ST. LOUIS — Following a Nov. 20 fairness hearing, a Missouri federal judge issued an order that same day granting final approval to an $11.2 million settlement between the operators of the Ashley Madison website and users of the site whose personally identifiable information (PII) was exposed in a 2015 data breach, with the judge deeming the settlement “to be the product of thorough, serious, informed, and non-collusive negotiations” (In re Ashley Madison Customer Data Security Breach Litigation, No. 4:15-cv-02669, E.D. Mo.).

  • November 21, 2017

    Insurer Asks High Court To Clarify Article III Injury Standing In Data Breach Suit

    WASHINGTON, D.C. — A health insurer on Oct. 30 filed a petition for certiorari urging the U.S. Supreme Court to provide guidance as to what constitutes an “imminent” injury to support a plaintiff’s standing under Article III of the U.S. Constitution to file suit after a data breach (CareFirst Inc., et al. v. Chantal Attias, et al., No. 17-641, U.S. Sup.).

  • November 21, 2017

    Judge Asks Government To Explain Objection To Email Keyword Search Order

    MONTGOMERY, Ala. — Responding to the U.S. government’s objection to a court-imposed requirement that keyword searches be utilized in searching email accounts targeted by warrants, an Alabama federal judge on Nov. 17 directed the government to submit a brief explaining the search framework it would rather use (In re Search of Information Associated with 15 Email Addresses Stored at Premises Owned, Maintained, Controlled or Operated by 1&1 Media, Inc., et al., No. 2:17-cm-03152, M.D. Ala.).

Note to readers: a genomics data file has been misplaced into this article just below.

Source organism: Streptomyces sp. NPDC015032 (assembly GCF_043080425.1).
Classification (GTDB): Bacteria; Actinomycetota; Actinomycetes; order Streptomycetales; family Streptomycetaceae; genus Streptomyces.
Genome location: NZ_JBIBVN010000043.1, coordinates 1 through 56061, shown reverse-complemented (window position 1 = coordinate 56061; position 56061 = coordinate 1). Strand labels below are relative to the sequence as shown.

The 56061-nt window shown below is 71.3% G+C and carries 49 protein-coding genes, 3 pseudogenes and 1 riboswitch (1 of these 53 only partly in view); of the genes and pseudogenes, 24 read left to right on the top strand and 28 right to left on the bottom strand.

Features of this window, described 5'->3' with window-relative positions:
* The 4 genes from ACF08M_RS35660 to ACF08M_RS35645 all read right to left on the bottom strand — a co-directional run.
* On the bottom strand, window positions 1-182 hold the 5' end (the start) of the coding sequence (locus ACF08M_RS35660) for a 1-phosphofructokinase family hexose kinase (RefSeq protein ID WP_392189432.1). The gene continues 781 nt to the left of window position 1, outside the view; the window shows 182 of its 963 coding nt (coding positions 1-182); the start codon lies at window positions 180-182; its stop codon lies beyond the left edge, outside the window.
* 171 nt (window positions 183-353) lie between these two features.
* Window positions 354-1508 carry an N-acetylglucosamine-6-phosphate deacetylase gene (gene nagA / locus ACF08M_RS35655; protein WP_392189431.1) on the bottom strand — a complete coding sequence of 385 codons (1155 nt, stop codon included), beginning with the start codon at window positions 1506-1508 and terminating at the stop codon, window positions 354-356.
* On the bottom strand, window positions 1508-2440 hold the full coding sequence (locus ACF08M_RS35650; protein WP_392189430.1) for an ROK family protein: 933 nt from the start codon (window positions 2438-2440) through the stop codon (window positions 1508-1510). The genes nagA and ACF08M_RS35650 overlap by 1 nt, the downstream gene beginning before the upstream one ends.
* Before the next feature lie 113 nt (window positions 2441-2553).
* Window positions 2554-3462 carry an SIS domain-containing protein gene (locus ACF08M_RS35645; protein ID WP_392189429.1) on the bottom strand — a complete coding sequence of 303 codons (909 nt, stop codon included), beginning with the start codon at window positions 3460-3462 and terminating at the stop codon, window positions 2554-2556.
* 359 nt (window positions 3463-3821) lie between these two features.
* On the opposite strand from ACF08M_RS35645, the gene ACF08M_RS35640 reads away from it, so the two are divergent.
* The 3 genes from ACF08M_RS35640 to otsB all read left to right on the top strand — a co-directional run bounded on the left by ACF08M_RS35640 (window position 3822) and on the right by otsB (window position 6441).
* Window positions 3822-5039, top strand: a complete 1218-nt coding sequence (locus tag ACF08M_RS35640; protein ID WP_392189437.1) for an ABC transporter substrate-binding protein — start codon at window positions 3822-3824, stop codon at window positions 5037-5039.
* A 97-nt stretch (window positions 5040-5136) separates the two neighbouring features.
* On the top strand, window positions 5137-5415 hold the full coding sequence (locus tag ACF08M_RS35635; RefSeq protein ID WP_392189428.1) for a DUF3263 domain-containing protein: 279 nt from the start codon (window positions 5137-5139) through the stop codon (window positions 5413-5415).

• November 21, 2017

    Amended Class Complaint Filed Over Fraudulent TurboTax Filings

    SAN JOSE, Calif. — In the wake of orders partly dismissing their claims and compelling arbitration of some parties’ claims, the plaintiffs in a putative class action against Intuit Inc. filed an amended complaint in California federal court Nov. 17, restating negligence and unfair competition claims related to the filing of fraudulent tax returns by criminals that exploited purported lax security in Intuit’s TurboTax software (In re Intuit Data Litigation, No. 5:15-cv-01778, N.D. Calif.).

  • November 20, 2017

    Nationwide Data Breach Plaintiffs Object To Bailment Dismissal Recommendation

    COLUMBUS, Ohio — Asserting that they properly pleaded their bailment claim against Nationwide Mutual Insurance Co. related to a 2012 data breach, two policyholders filed an objection in Ohio federal court Nov. 14 to a magistrate’s dismissal recommendation (Mohammad S. Galaria, et al. v. Nationwide Mutual Insurance Co., No. 2:13-cv-00118, S.D. Ohio).